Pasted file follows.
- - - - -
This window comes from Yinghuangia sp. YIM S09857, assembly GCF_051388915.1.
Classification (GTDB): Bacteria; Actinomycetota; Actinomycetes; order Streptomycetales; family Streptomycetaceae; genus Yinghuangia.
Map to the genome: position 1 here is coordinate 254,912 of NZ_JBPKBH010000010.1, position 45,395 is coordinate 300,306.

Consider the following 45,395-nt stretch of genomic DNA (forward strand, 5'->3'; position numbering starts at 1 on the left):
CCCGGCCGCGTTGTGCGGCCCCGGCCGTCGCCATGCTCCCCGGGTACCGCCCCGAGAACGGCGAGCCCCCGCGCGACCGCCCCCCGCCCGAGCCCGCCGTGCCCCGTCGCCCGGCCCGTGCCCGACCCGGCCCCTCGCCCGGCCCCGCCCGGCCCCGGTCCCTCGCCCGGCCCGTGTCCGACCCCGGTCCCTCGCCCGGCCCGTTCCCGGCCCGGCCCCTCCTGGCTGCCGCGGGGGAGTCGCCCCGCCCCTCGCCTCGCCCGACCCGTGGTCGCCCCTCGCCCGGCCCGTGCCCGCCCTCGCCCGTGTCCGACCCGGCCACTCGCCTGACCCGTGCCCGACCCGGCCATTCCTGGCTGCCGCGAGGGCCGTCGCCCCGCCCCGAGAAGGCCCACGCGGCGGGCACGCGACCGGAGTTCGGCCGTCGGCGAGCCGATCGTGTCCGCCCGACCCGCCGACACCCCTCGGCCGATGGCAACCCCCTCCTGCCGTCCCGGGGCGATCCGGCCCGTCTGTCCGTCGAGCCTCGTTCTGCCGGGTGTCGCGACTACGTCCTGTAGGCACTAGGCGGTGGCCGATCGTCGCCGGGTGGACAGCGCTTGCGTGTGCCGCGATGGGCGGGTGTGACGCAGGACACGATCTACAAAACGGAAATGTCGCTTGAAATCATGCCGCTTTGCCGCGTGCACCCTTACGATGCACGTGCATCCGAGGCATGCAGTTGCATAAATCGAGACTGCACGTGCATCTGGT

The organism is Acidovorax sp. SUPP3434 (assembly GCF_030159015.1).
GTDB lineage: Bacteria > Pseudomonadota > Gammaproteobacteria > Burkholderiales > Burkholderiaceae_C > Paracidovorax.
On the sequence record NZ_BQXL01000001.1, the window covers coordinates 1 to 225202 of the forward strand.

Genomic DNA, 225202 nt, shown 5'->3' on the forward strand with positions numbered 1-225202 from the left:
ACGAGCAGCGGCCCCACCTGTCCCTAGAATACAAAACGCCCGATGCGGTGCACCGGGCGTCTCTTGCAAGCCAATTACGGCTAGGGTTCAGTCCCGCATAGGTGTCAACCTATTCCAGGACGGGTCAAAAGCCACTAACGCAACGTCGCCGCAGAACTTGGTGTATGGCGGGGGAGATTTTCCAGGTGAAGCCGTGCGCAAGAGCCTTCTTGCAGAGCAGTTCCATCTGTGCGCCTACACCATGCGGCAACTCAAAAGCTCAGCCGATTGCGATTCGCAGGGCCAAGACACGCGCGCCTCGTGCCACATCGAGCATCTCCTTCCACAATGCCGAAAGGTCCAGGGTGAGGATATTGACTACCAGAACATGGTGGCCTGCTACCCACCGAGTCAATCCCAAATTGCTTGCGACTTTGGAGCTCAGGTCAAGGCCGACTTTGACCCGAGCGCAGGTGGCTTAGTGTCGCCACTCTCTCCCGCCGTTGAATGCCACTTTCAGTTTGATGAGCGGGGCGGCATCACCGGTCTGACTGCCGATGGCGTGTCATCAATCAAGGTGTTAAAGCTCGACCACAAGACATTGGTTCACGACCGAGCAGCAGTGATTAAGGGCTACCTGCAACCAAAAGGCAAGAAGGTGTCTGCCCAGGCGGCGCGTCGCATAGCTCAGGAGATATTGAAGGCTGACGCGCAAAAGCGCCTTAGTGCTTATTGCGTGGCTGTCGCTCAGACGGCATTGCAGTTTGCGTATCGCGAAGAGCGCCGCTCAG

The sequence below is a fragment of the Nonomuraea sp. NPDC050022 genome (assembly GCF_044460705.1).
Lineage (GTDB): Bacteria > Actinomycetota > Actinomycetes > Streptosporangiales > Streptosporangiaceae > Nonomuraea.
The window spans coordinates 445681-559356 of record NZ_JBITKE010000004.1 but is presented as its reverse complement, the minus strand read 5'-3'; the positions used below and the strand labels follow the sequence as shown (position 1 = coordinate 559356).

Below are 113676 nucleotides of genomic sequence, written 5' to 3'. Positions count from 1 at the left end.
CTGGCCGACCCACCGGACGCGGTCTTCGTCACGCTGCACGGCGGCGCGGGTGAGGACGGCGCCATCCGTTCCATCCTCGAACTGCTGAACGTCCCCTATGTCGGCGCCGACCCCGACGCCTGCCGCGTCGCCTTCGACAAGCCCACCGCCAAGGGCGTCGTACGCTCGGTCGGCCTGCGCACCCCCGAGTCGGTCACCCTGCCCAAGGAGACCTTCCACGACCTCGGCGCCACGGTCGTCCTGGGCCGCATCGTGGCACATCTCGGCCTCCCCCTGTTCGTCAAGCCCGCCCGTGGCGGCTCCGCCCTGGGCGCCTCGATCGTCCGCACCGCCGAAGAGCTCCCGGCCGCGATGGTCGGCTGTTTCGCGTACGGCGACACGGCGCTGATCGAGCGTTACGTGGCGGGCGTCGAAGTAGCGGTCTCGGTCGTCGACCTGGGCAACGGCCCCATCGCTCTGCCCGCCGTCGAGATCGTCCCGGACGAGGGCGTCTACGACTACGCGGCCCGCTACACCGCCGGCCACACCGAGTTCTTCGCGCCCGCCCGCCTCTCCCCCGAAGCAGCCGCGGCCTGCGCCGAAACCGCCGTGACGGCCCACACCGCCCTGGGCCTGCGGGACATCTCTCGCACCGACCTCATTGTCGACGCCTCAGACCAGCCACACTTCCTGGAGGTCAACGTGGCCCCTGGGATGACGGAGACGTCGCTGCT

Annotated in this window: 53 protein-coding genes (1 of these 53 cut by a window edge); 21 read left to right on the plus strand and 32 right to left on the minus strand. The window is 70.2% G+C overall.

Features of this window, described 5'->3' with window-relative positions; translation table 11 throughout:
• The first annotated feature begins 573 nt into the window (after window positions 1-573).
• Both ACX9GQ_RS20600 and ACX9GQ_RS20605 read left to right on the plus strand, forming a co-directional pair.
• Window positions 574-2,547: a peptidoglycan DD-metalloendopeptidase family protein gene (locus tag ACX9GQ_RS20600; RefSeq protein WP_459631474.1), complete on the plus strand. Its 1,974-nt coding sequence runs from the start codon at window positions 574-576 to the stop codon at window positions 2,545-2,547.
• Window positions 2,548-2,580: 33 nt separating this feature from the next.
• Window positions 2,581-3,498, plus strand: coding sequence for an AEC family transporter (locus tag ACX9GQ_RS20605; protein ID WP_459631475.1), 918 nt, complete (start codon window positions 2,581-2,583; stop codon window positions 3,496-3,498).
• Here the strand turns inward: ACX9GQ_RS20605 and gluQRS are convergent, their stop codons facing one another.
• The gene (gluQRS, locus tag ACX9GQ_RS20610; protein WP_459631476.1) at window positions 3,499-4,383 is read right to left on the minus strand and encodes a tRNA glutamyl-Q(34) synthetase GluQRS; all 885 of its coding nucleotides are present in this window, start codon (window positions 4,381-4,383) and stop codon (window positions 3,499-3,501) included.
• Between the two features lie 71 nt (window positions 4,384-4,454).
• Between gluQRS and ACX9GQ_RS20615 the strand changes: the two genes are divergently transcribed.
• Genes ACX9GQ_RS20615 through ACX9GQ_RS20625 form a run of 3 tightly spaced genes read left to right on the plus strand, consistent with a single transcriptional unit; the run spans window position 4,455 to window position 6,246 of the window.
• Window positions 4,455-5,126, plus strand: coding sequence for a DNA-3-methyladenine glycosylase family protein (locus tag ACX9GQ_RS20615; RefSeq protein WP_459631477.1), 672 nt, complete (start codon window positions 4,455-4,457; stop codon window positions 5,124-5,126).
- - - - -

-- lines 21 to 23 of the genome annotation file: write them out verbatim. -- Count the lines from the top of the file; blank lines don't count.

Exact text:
• Window positions 2,548-2,580: 33 nt separating this feature from the next.
• Window positions 2,581-3,498, plus strand: coding sequence for an AEC family transporter (locus tag ACX9GQ_RS20605; protein ID WP_459631475.1), 918 nt, complete (start codon window positions 2,581-2,583; stop codon window positions 3,496-3,498).
• Here the strand turns inward: ACX9GQ_RS20605 and gluQRS are convergent, their stop codons facing one another.